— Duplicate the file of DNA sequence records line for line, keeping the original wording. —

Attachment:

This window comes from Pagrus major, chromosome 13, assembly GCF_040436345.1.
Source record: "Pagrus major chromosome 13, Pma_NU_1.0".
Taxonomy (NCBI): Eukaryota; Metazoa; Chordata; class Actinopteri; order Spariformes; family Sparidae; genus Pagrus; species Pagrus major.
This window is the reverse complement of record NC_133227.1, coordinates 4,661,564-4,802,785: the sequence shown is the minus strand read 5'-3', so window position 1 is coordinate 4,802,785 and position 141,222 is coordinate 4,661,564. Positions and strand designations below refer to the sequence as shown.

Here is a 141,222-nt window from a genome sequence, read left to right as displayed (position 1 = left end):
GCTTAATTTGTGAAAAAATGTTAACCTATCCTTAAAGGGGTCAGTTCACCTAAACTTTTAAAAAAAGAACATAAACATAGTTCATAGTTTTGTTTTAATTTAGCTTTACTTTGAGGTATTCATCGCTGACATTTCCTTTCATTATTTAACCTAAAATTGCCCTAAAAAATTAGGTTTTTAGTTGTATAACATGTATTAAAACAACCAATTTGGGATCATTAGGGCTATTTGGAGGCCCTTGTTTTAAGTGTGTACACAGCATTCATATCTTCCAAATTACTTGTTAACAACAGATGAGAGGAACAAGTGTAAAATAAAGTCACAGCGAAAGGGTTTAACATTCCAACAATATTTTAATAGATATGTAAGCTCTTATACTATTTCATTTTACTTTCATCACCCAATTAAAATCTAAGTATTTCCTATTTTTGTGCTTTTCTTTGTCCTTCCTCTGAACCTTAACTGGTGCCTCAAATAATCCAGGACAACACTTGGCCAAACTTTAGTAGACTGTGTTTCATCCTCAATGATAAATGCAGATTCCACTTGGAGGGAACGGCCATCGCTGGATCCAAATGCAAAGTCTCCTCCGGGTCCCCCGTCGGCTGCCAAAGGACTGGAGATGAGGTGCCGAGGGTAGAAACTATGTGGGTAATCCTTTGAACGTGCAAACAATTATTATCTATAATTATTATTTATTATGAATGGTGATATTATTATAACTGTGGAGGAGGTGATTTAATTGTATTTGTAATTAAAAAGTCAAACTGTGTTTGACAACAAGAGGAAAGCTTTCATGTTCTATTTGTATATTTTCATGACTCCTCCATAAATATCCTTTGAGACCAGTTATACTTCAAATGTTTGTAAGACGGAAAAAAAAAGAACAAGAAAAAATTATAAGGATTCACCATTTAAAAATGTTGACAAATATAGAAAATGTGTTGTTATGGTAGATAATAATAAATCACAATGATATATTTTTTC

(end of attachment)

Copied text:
This window comes from Pagrus major, chromosome 13, assembly GCF_040436345.1.
Source record: "Pagrus major chromosome 13, Pma_NU_1.0".
Taxonomy (NCBI): Eukaryota; Metazoa; Chordata; class Actinopteri; order Spariformes; family Sparidae; genus Pagrus; species Pagrus major.
This window is the reverse complement of record NC_133227.1, coordinates 4,661,564-4,802,785: the sequence shown is the minus strand read 5'-3', so window position 1 is coordinate 4,802,785 and position 141,222 is coordinate 4,661,564. Positions and strand designations below refer to the sequence as shown.

Here is a 141,222-nt window from a genome sequence, read left to right as displayed (position 1 = left end):
GCTTAATTTGTGAAAAAATGTTAACCTATCCTTAAAGGGGTCAGTTCACCTAAACTTTTAAAAAAAGAACATAAACATAGTTCATAGTTTTGTTTTAATTTAGCTTTACTTTGAGGTATTCATCGCTGACATTTCCTTTCATTATTTAACCTAAAATTGCCCTAAAAAATTAGGTTTTTAGTTGTATAACATGTATTAAAACAACCAATTTGGGATCATTAGGGCTATTTGGAGGCCCTTGTTTTAAGTGTGTACACAGCATTCATATCTTCCAAATTACTTGTTAACAACAGATGAGAGGAACAAGTGTAAAATAAAGTCACAGCGAAAGGGTTTAACATTCCAACAATATTTTAATAGATATGTAAGCTCTTATACTATTTCATTTTACTTTCATCACCCAATTAAAATCTAAGTATTTCCTATTTTTGTGCTTTTCTTTGTCCTTCCTCTGAACCTTAACTGGTGCCTCAAATAATCCAGGACAACACTTGGCCAAACTTTAGTAGACTGTGTTTCATCCTCAATGATAAATGCAGATTCCACTTGGAGGGAACGGCCATCGCTGGATCCAAATGCAAAGTCTCCTCCGGGTCCCCCGTCGGCTGCCAAAGGACTGGAGATGAGGTGCCGAGGGTAGAAACTATGTGGGTAATCCTTTGAACGTGCAAACAATTATTATCTATAATTATTATTTATTATGAATGGTGATATTATTATAACTGTGGAGGAGGTGATTTAATTGTATTTGTAATTAAAAAGTCAAACTGTGTTTGACAACAAGAGGAAAGCTTTCATGTTCTATTTGTATATTTTCATGACTCCTCCATAAATATCCTTTGAGACCAGTTATACTTCAAATGTTTGTAAGACGGAAAAAAAAAGAACAAGAAAAAATTATAAGGATTCACCATTTAAAAATGTTGACAAATATAGAAAATGTGTTGTTATGGTAGATAATAATAAATCACAATGATATATTTTTTC